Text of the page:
News.com writes about Sun’s plans to use its SunRay line for the home segment and airplanes:
Sun Microsystems will work with telecommunications companies to offer a SunRay device that could replace desktop home computers, the company said last week. Instead of a hard drive, the SunRay computer uses remote servers for software and data storage, accessed using a high-speed Internet connection. Network computer products along these lines have failed in the past, but Sun argues that a key problem before was a lack of bandwidth, which is now widely available through DSL (digital subscriber line) and cable broadband.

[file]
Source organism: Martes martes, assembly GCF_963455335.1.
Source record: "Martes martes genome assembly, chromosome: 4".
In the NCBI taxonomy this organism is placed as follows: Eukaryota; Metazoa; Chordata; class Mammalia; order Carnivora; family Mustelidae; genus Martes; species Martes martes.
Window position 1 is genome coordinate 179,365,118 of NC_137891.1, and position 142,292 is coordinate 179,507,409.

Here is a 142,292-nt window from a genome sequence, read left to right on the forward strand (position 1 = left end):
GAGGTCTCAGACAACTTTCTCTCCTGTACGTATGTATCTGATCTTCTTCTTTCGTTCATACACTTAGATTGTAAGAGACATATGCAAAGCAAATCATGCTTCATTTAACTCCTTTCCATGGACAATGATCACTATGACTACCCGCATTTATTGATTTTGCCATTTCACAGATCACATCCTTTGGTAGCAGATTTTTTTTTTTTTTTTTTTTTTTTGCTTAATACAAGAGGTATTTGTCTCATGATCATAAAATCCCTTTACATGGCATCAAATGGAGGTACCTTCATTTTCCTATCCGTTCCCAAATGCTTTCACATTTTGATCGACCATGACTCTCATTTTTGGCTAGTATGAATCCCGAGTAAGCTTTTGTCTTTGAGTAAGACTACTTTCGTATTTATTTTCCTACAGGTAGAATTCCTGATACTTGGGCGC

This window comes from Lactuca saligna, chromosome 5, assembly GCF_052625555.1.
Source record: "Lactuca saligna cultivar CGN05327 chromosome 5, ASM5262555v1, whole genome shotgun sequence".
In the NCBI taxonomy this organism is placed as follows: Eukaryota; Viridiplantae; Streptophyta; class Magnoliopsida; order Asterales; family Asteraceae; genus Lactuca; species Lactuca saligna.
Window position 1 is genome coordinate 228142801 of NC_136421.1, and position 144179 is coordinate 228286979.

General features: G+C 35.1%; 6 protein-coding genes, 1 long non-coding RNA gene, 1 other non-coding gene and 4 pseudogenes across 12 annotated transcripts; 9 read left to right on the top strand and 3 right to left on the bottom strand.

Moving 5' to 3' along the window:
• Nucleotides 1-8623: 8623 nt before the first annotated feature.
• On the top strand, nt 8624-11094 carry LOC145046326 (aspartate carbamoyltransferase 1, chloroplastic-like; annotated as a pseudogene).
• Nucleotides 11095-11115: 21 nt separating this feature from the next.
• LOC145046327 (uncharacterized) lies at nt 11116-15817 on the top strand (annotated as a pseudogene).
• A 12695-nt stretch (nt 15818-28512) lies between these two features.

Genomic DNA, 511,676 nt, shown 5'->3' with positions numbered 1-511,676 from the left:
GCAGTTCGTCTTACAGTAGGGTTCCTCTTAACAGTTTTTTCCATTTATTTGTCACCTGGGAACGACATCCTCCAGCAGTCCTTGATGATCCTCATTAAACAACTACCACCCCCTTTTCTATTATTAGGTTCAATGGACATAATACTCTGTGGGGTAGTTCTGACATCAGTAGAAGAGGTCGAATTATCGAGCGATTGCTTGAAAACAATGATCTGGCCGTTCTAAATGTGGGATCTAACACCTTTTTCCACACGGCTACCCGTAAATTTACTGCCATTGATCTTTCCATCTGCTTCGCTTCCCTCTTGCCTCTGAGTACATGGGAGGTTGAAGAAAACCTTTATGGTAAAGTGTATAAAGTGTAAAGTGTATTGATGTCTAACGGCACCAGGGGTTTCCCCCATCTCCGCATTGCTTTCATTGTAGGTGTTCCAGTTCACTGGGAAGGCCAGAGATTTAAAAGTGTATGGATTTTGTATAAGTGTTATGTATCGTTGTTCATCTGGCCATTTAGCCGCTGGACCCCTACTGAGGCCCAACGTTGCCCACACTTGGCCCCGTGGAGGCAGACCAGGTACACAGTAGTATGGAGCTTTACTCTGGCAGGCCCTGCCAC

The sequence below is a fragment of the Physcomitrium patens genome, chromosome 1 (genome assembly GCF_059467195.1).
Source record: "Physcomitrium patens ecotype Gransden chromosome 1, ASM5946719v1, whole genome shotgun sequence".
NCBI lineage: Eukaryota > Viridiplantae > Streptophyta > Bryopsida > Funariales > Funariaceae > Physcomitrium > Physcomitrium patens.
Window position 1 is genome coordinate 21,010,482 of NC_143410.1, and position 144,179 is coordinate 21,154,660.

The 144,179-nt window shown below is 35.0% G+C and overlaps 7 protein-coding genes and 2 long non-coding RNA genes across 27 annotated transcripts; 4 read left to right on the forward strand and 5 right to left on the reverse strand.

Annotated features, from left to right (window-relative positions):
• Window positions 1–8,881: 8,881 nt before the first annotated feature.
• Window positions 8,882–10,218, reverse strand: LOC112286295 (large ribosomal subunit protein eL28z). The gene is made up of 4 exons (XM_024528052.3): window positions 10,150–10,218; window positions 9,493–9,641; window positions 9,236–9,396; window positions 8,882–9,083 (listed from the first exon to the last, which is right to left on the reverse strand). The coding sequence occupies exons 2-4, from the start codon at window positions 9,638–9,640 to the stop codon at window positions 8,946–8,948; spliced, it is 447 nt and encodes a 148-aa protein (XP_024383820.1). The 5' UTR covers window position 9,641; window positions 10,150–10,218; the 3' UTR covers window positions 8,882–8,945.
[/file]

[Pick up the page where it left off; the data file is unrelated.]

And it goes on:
[Sun] also envisions a version of the SunRay device for airplanes. Josef Edlinger, a manager of engineering and technology at a Sun, said the company is in talks with airlines over combining a SunRay machine with a seatback screen to give passengers Internet access and the ability to do tasks such as word processing.
I think there is a big opportunity for affordable thin clients in Indian homes, bundled with a fixed price always-on connection. The client may need to have some applications running quickly till real broadband becomes available. A hardware, software, connectivity and support bundle priced at Rs 600-800 per month could be a very attractive proposition for 40 million Indian homes.